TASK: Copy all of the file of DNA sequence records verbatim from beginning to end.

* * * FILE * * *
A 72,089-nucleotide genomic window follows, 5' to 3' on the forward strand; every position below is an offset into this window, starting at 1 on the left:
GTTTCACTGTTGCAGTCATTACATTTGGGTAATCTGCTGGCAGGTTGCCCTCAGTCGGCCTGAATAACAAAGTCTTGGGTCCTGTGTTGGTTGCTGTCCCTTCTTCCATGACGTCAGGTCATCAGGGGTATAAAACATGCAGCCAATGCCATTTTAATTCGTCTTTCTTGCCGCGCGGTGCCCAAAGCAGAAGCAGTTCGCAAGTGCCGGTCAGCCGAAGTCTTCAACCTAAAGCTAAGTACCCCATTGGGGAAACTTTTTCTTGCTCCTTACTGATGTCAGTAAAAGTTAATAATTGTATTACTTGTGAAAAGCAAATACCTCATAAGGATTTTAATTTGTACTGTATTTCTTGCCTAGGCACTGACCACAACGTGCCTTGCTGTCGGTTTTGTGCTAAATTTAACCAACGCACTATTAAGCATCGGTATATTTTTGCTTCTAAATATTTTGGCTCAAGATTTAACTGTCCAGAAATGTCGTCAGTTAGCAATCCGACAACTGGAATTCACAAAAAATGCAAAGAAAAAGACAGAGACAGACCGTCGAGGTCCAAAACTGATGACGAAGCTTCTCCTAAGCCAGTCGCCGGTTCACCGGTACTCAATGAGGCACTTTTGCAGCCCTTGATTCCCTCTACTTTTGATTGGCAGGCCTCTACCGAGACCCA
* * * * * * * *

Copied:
A 72,089-nucleotide genomic window follows, 5' to 3' on the forward strand; every position below is an offset into this window, starting at 1 on the left:
GTTTCACTGTTGCAGTCATTACATTTGGGTAATCTGCTGGCAGGTTGCCCTCAGTCGGCCTGAATAACAAAGTCTTGGGTCCTGTGTTGGTTGCTGTCCCTTCTTCCATGACGTCAGGTCATCAGGGGTATAAAACATGCAGCCAATGCCATTTTAATTCGTCTTTCTTGCCGCGCGGTGCCCAAAGCAGAAGCAGTTCGCAAGTGCCGGTCAGCCGAAGTCTTCAACCTAAAGCTAAGTACCCCATTGGGGAAACTTTTTCTTGCTCCTTACTGATGTCAGTAAAAGTTAATAATTGTATTACTTGTGAAAAGCAAATACCTCATAAGGATTTTAATTTGTACTGTATTTCTTGCCTAGGCACTGACCACAACGTGCCTTGCTGTCGGTTTTGTGCTAAATTTAACCAACGCACTATTAAGCATCGGTATATTTTTGCTTCTAAATATTTTGGCTCAAGATTTAACTGTCCAGAAATGTCGTCAGTTAGCAATCCGACAACTGGAATTCACAAAAAATGCAAAGAAAAAGACAGAGACAGACCGTCGAGGTCCAAAACTGATGACGAAGCTTCTCCTAAGCCAGTCGCCGGTTCACCGGTACTCAATGAGGCACTTTTGCAGCCCTTGATTCCCTCTACTTTTGATTGGCAGGCCTCTACCGAGACCCA